After a brief ride around my blog, oftentimes newcomers ask me to provide a reason why I love old films. A follow-up question revolves around why, for heaven’s sake, I don’t have a job working for Turner Classic Movies. I have no gratifying answer to the latter; it’s all I can muster to respond, “Well I don’t know, but my résumé and I keep tryin’ once a week.” But a single reason why I love old films? One needs only to look at my nightstand to uncover a glaring answer to that multilayered question. Always within eyesight from anywhere in the apartment, I can see on that nightstand my Liza Minnelli concert tickets leaning up against my Cher tickets. A ceramic cat that paces from coaster to candle holder, ensuring the safety of these precious documents, has guarded both ladies staunchly for months. Yes, perhaps that nightstand reveals a few other things about my personality, but trust me, I thought of all those jokes before you did, so let’s settle down, shall we? A friend once asked me, “Is there anyone you like who’s under 50?” A shrug and a half-smile was the best I could do before offering up, “Judy only made it to 47; does that count?”
So why do I love those old films? Simple – because they just don’t make characters like they used to. Liza’s voice may not reach the heights that it once conquered with ease, but after all these years, she’s still such a character, old chum. Her charm, humor, and, oy, that laugh of hers all shine like her red sequins, allowing her to captivate her audience the second she dazzles herself on to that stage. And Cher . . . well, come on, it’s frickin’ Cher! The rest of the world is unaware that it is, in fact, my father who is responsible for Cher’s long career. One day at the farmers’ market in Los Angeles, Sonny, Cher, and (at the time) Chastity were crossing the road in the parking lot, when Dad almost ran them over. His eyes locked with Cher’s as he slammed on the brakes, and I can only imagine what kind of dirty look her face muscles were able to assemble in those days. Had it not been for Dad’s catlike instincts, the universe may have had a distinctively different entertainment landscape.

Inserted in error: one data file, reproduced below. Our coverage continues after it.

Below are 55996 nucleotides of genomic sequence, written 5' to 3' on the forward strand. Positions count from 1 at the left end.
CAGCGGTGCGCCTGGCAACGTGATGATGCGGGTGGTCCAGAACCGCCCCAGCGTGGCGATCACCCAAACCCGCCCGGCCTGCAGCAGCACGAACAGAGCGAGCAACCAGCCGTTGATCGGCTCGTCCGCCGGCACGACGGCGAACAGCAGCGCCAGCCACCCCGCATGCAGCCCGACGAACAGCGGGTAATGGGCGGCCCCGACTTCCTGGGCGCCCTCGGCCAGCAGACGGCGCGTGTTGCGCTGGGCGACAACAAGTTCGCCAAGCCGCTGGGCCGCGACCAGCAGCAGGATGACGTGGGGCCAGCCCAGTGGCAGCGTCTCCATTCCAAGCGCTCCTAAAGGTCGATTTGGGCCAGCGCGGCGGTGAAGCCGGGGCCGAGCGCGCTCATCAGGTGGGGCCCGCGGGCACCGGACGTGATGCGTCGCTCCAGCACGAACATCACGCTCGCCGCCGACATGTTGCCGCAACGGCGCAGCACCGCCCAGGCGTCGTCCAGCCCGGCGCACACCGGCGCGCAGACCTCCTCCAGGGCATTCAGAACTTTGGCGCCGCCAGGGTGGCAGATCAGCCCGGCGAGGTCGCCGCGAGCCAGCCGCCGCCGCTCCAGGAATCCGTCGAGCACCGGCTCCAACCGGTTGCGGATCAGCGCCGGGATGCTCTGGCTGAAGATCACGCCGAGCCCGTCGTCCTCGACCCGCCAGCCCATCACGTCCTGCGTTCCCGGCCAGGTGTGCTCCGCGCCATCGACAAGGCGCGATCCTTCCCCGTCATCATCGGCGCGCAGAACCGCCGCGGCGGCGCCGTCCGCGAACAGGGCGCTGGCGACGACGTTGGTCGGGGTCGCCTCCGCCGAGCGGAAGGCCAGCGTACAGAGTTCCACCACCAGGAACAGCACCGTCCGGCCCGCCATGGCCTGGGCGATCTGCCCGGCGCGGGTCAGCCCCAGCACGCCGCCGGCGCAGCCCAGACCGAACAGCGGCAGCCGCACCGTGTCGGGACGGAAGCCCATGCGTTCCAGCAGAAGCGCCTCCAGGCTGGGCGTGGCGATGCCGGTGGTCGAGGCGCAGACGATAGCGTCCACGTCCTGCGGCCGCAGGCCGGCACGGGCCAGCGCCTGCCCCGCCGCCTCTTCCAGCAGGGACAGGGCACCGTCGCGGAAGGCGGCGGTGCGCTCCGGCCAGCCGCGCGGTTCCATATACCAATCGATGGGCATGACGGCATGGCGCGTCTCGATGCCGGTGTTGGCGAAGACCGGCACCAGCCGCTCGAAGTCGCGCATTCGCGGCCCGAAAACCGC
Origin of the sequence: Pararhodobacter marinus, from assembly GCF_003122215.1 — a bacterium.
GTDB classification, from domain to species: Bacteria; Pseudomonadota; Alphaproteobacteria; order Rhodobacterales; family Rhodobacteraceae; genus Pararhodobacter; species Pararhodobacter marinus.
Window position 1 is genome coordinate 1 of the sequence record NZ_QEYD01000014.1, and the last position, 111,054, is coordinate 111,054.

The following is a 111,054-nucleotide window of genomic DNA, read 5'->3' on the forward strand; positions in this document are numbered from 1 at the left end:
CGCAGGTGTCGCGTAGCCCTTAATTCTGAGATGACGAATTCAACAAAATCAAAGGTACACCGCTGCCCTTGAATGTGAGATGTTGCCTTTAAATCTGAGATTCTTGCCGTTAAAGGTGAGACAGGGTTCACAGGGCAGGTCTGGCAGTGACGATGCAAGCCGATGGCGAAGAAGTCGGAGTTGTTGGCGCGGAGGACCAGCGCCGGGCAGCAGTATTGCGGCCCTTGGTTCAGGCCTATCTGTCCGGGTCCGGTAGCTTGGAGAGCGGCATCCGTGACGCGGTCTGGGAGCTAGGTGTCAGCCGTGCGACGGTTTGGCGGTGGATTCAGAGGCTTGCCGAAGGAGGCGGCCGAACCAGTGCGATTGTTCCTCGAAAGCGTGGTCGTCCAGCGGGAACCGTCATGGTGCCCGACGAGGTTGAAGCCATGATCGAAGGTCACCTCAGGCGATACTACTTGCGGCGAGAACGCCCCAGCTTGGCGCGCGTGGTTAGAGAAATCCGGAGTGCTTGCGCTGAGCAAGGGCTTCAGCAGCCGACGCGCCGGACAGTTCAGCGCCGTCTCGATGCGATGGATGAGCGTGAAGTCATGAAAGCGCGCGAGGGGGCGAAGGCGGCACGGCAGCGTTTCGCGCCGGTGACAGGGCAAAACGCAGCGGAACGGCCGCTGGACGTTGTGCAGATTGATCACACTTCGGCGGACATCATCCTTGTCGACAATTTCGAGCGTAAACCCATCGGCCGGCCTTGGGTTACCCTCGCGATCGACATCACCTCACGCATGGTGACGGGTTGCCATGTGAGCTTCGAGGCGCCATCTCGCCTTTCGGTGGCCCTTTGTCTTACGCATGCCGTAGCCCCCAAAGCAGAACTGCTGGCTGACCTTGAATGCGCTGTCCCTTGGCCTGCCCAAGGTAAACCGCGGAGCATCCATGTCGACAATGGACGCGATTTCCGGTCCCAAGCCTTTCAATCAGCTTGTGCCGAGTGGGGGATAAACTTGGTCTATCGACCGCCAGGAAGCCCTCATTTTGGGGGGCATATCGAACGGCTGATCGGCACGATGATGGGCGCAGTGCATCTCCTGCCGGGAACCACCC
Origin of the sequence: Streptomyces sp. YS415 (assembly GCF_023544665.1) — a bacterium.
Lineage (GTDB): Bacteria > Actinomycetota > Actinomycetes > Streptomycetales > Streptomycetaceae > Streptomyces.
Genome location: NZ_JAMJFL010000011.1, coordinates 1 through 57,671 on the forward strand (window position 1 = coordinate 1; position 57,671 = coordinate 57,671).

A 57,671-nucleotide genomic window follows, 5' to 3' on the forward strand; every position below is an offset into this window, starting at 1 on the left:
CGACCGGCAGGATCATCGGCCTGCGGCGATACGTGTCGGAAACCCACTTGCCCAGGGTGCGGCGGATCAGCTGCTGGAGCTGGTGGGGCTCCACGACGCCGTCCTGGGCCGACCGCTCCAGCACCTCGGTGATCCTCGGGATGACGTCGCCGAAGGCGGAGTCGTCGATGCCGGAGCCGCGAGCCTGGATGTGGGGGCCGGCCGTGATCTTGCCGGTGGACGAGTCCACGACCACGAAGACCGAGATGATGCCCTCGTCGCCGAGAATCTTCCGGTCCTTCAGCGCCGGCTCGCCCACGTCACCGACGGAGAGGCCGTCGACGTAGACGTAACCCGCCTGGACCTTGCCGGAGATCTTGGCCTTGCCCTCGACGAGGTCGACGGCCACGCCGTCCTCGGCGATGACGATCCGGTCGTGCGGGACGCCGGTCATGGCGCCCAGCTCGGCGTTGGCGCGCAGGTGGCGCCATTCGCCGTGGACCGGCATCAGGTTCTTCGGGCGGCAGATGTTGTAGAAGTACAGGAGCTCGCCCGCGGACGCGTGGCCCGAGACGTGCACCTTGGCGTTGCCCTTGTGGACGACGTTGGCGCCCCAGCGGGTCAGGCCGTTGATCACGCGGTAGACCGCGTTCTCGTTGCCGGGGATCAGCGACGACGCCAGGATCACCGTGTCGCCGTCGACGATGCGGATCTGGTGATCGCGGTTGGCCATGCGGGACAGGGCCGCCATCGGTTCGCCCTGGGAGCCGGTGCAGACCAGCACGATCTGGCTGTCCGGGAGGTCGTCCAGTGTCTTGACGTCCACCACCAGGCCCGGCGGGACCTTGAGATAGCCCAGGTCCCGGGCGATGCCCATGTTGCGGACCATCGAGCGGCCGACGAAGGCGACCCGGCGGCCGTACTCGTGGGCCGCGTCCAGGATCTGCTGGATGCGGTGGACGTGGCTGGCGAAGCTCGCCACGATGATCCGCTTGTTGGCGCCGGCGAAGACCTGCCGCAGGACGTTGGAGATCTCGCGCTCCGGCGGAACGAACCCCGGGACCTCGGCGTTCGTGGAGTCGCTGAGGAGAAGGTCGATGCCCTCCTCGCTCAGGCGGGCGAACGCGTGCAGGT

Today we lost another character, quite unlike the glittery ladies mentioned above, but a character just the same. Clarissa Dickson Wright, one of the two chefs who made up the dynamic duo on the cooking show, Two Fat Ladies, died this week at the age of 66. Riding in the sidecar of a Triumph Thunderbird motorbike driven by Jennifer Paterson (who passed away in 1999), Clarissa and Jennifer were two of the most entertaining characters a young boy could hope to discover. In its infant days before the reality game shows took over, the Food Network brought Two Fat Ladies into my living room, and immediately I was setting the VCR timer to record as many shows as I could capture. Today the DVD box set occupies a top shelf of mine, also within the ceramic cat’s jurisdiction and watchful eye. While other young men papered their teenage bedroom walls with pictures of thinner but equally buxom women, I was ripping up my Two Fat Ladies calendar and filling an entire wall with 12 hilarious photos of Clarissa and Jennifer, compulsory viewing for all passersby.
As they motored from place to place, often cooking in the U.K.’s most beautiful cities and kitchens, they were hardly shy about offering their personal opinions when it came to the culinary arts. Singing the praises of using real cream in the first episode, Jennifer teaches us, “Yogurt is perfectly fine for your breakfast . . . or if you have a poor tummy . . . or if you’re a vegetarian or something.” Clarissa was equally prepared with humorous zingers about vegetarians, always delivered dryly as she packed her pheasant and pickled walnut terrine with layers of bacon. While preparing her cake pan, Clarissa offered as guidance, “You really want to get it well greased. You know, did you see Last Tango in Paris? Something like that.” In one episode while Clarissa was off camera preparing a Welsh lamb pie, Jennifer took over and prepared a tartine sandwich . . . it was “Be Kind to Vegetarians Week,” as long as they could eat an anchovy. When Clarissa’s pie was ready, she and her lamb shuffled back into the shot, while Jennifer welcomed her with, “Here comes Madam.” The funny bone is not without its curiosities, but by golly, that tiny play-by-play comment of Jennifer’s and the sisterly tone that she lends to the word “Madam”give me the giggles every time. From venison medallions with blackberries to devilled kidneys and lamb in filo pastry, these two characters embraced everything sweet and savory about their lives, both in and out of the kitchen.
Therefore today we say cheers to Clarissa Dickson Wright! Cheers to Jennifer Paterson! And cheers to the characters that have survived all these years with drivers like my father out there on the road.